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20 responses to “Oklahoma tornado and climate change”

  1. Iain Hall


    I didn’t look at the denialist blogs.

    That is you confirmation bias in full swing right there Brian 🙄

  2. Iain Hall

    if you want to cover the climate change issue credibly then surely you should do more than just read those who are deeply committed to the AGW theory?

    Surely the essence of any scientific understanding is to constantly challenge what you believe about a topic rather than reaching for the blinkers every time something that contradicts your orthodoxy is put forward.

  3. alfred venison

    arguing about whether climate change is happening or not is just so passé. -a.v.

  4. Helen

    Brian, your research methods have been analysed by someone with a little blinking emoticon. Clearly you are out of your league here.

  5. wilful

    Commentators in the future pointing to the increased cost of weather related events in recent years will need to be careful to screen this event out.

  6. paul burns

    Well, okay, maybe fiercer tornadoes aren’t related to climate change, or if they are, its harder to tell. Or they are a La Nina related phenomenon. So what – Iaian @ 1 – severer hurricanes, extended drought, longer Polar summers, melting of the permafrost and rising sea levels are all, so far as the science can tell, products of global warming. Isn’t that enough to make us worry? I would think so.

  7. faustusnotes

    Every form of disaster does more damage in poor areas and areas with corrupt or weak building rules. It seems obvious to me that much of the damage in the USA from tornadoes will be the same. It’s a development issue. The obvious example is trailer parks: these are a form of rural slum, and they obviously should not be built anywhere near tornado alley. That they continue to be in the path of these storms tells me that huge amounts of the damage done by tornados in the USA can be prevented or mitigated.

    I would also suspect that, unless warming eliminates wind shear altogether, it will lead to occasional monster tornadoes, like this one, because occasionally the extra heat and the wind shear will coincide. I’m guessing there’s a power law relationship between number and strength, and global warming will make that power law have a tighter kink – so more weaker tornadoes and less stronger ones, but more of the extremely strong ones.

  8. Grumphy

    Why aren’t there more Storm Cellars in Oklahoma – Megan Garber, The Atlantic

    I found this issue interesting* – expansive clays and unfriendly bedrock make basement construction difficult and expensive, so a lot of places in OK don’t have underground shelters. The soils they’re talking about are a bit like those on the Darling Downs and parts of Central QLD – anyone who’s driven on those roads will know.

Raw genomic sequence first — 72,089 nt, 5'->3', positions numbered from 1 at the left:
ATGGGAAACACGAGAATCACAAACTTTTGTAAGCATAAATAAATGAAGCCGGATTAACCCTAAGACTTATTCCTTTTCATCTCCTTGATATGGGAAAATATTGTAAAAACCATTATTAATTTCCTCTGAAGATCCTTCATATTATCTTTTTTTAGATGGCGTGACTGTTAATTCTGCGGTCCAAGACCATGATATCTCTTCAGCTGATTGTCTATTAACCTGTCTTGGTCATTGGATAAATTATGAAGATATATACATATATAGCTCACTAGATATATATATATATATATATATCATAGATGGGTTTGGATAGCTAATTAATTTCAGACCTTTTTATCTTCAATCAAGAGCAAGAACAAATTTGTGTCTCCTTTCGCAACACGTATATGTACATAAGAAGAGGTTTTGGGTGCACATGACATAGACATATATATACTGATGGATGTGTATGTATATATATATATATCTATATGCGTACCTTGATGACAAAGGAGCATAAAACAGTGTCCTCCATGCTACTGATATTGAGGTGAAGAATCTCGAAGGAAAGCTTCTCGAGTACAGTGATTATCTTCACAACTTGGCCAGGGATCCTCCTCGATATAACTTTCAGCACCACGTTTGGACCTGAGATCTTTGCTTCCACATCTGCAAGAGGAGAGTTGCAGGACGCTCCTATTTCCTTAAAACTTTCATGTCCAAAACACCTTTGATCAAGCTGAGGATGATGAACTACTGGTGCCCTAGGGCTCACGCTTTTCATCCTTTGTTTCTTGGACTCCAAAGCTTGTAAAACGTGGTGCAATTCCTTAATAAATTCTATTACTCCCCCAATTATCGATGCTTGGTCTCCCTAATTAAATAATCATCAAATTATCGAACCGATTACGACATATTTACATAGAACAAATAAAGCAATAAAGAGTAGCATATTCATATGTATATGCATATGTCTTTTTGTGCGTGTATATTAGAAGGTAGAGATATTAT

* certainly more interesting than watching the same old single-issue sniping…

  9. Blair

    There’s very little evidence on tornadoes (or severe thunderstorms generally) and climate change – either observed historical changes or future projections. Part of this is the difficulty of observing them in a consistent manner (although the US is better than most) – for example, comparing tornado frequency per unit area around Australian capital cities (where one might expect reasonably comprehensive reporting) with that in rural areas suggests that 80-90% of all Australian tornadoes go unreported. There have been attempts made to look at changes in other atmospheric parameters favourable to severe storms (such as wind shear), but with inconclusive results so far. The 2011 IPCC Special Report on Extremes has a good summary of the state of knowledge (or lack thereof) in this area.

    One thing which does have a clear trend – downwards – is the number of deaths from tornadoes. Of the 15 tornadoes which have caused 100 or more deaths in the US, only one (Joplin in 2011) has occurred in the last 60 years. Improved warnings, and improved technology to communicate warnings, have a lot to do with that, and building standards will have helped too.

  10. zoot

    if you want to cover the climate change issue credibly then surely you should do more than just read those who are deeply committed to the AGW theory?

    Of course, just as any coverage of astronomy must do more than read those who are deeply committed to the heliocentric theory and the absurd fiction that planet earth is an oblate spheroid.

  11. nottrampis


    as promised!

    please keep them coming

  12. Blair

    There’s a very nice piece looking at some of the issues in assessing tornadoes and climate change at Jeff Masters’ Weather Underground blog.

  13. Harry May

    Before we can judge any effect of human CO2 on extreme wearher we have to take a scientific approach as to what causes extreme weather. To do this we need to know where the energy is coming from. Energy does not tend to go from a less concentrated to a more concentrated source. So where does the energy come from to drive hurricanes and tornadoes? Or for that matter how is the concentrated burst of energy known as lighting get created?

    There appears to be this tepid water theory of how hurricanes are powered. Well this is just silly.